I received a free copy of The Lost Girl: A Fear Street Novel from the publisher in return for an honest review.
My daughter used to love R L Stine books when she was younger so I figured I would give this new one a try. I'm not sure what I was expecting to be honest, it was OK but I can't say that I truly enjoyed it.
I liked the mixing of the two different timelines and I much preferred the older timeline over the present day. The older timeline although it was better, still had some unbelievability around it, especially the reactions after Lizzy disappeared.
The present day timeline really didn't work for me, the characters didn't stand out as individuals, the choices they made were totally unbelievable and the plot felt superficial. I had a hard time believing that a group of kids in this situation would react the way they did. The ending felt rushed and the whole time thing just felt thrown in with no explanation behind it.
One thing that didn't sit well with me at all was the storyline between Lizzy and Aaron. Near the beginning of the book there was an attempted rape scene between them, the word rape was never used but that's exactly what takes place. Without giving spoilers, later in the book Lizzy and Aaron are best buddies and he's madly in love with her. Really? This guy tries to rape Lizzy but it's OK because he loves her and all is forgiven? What kind of message is that? It's certainly not the kind of message I'd want to be passed on to my child when reading.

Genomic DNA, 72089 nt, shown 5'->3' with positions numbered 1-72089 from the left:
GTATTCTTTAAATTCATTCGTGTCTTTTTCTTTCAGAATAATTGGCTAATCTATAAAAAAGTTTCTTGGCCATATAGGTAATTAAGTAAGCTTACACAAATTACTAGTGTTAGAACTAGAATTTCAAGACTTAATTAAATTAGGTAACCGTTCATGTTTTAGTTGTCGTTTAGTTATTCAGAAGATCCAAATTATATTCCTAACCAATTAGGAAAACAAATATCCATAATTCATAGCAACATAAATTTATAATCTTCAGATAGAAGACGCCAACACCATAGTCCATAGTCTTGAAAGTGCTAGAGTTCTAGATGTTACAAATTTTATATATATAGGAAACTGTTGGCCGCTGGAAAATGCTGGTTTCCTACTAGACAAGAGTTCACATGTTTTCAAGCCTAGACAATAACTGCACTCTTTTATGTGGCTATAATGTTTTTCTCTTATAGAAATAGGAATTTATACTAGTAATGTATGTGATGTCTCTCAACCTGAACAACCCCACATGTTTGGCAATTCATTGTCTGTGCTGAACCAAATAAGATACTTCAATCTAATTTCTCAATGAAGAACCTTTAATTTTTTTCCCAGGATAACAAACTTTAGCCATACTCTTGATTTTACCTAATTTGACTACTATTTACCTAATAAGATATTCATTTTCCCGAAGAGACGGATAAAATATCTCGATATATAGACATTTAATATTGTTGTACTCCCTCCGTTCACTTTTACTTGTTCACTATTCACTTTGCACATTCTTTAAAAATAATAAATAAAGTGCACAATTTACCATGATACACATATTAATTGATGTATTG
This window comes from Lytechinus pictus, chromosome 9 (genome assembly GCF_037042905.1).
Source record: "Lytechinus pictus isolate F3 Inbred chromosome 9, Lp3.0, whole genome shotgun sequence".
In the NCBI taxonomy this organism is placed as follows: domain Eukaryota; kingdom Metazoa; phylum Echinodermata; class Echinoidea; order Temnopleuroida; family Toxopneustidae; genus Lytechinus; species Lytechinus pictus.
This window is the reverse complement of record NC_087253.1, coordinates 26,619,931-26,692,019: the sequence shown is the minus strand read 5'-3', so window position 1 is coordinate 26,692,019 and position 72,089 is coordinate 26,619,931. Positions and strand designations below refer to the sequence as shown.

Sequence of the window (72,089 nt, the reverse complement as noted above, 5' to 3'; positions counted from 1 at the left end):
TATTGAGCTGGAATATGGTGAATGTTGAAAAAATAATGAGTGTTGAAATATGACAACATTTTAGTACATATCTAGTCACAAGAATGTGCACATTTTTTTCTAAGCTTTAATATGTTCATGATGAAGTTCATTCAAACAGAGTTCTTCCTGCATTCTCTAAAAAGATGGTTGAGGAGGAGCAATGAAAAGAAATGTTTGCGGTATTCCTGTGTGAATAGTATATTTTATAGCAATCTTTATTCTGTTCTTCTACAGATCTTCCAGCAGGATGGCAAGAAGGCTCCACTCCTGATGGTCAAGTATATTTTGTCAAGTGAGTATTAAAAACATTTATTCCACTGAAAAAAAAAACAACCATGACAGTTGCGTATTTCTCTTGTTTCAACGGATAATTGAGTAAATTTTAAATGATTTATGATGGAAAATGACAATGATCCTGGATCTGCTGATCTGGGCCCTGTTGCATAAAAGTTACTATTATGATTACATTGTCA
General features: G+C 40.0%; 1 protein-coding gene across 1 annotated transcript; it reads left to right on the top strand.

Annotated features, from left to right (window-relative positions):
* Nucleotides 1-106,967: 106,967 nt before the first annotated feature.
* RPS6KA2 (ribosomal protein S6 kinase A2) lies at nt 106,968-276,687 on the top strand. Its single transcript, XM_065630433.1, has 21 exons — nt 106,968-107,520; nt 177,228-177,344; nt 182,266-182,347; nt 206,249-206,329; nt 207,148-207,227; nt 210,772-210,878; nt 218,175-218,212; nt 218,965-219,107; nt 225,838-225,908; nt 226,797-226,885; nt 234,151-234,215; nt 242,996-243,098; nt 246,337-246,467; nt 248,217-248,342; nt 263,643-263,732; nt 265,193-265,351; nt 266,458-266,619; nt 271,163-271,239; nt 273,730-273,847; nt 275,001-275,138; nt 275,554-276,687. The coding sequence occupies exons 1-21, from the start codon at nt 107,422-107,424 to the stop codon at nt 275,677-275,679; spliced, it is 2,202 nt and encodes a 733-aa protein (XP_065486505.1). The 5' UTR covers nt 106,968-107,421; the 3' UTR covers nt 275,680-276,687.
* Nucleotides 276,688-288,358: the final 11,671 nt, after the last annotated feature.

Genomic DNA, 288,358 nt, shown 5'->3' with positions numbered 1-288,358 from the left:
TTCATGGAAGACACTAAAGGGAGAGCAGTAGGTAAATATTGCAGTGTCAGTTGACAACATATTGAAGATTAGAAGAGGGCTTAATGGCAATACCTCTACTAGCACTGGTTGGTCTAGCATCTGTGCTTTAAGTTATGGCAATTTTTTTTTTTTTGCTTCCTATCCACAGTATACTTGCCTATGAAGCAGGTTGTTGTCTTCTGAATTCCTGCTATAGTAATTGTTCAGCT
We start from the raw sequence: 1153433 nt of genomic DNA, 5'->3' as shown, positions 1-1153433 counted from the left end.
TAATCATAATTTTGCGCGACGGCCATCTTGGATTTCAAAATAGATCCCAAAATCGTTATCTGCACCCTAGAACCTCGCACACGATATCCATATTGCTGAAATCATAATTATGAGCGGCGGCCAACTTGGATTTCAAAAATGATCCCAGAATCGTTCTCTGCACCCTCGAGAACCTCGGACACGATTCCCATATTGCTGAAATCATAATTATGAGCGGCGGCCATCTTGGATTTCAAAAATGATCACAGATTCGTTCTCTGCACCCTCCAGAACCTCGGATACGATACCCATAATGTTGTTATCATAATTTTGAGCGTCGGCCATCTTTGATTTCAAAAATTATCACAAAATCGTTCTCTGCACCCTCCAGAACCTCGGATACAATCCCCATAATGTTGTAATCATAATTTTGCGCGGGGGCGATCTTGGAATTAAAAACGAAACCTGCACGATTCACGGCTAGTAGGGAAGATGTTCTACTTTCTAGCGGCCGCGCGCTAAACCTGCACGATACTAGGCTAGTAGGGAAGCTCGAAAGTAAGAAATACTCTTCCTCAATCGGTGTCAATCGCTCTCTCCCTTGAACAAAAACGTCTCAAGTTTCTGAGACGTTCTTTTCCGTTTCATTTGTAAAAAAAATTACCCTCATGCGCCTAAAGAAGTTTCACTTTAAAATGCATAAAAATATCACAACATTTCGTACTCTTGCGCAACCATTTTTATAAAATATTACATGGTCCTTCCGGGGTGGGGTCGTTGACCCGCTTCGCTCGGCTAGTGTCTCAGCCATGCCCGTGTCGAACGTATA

Like I said before, my daughter loved Stine's books when younger and couldn't get enough of them, but there is a lot more out there now for children to read. The book industry has improved a great deal since Stine's original books, both in quality and quantity, and I feel after having read The Lost Girl that the content and writing style has not progressed enough to compete with today's market. Had I still been choosing books for my daughter today I wouldn't have passed this one on to her to read.
The Lost Girl had potential but it's lacking the depth, believability and real characters that are in most teen books out there today. It feels dumbed down and out of touch with today's generation.